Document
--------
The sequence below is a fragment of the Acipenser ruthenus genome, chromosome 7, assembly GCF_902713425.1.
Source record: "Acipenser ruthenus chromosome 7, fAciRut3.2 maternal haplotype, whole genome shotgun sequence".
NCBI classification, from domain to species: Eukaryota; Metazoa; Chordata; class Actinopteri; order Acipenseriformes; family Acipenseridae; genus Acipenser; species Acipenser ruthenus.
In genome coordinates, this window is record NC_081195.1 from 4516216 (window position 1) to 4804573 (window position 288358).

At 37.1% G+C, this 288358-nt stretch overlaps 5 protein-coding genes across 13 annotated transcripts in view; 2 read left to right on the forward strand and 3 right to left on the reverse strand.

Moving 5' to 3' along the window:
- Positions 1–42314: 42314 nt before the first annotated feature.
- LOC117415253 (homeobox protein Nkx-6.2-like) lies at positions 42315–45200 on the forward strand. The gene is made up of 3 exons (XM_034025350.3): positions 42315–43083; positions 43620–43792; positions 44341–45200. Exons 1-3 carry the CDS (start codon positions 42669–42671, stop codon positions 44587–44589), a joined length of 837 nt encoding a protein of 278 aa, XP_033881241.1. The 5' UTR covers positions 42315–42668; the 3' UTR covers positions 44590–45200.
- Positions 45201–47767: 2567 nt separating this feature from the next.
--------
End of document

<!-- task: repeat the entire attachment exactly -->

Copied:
The sequence below is a fragment of the Acipenser ruthenus genome, chromosome 7, assembly GCF_902713425.1.
Source record: "Acipenser ruthenus chromosome 7, fAciRut3.2 maternal haplotype, whole genome shotgun sequence".
NCBI classification, from domain to species: Eukaryota; Metazoa; Chordata; class Actinopteri; order Acipenseriformes; family Acipenseridae; genus Acipenser; species Acipenser ruthenus.
In genome coordinates, this window is record NC_081195.1 from 4516216 (window position 1) to 4804573 (window position 288358).

At 37.1% G+C, this 288358-nt stretch overlaps 5 protein-coding genes across 13 annotated transcripts in view; 2 read left to right on the forward strand and 3 right to left on the reverse strand.

Moving 5' to 3' along the window:
- Positions 1–42314: 42314 nt before the first annotated feature.
- LOC117415253 (homeobox protein Nkx-6.2-like) lies at positions 42315–45200 on the forward strand. The gene is made up of 3 exons (XM_034025350.3): positions 42315–43083; positions 43620–43792; positions 44341–45200. Exons 1-3 carry the CDS (start codon positions 42669–42671, stop codon positions 44587–44589), a joined length of 837 nt encoding a protein of 278 aa, XP_033881241.1. The 5' UTR covers positions 42315–42668; the 3' UTR covers positions 44590–45200.
- Positions 45201–47767: 2567 nt separating this feature from the next.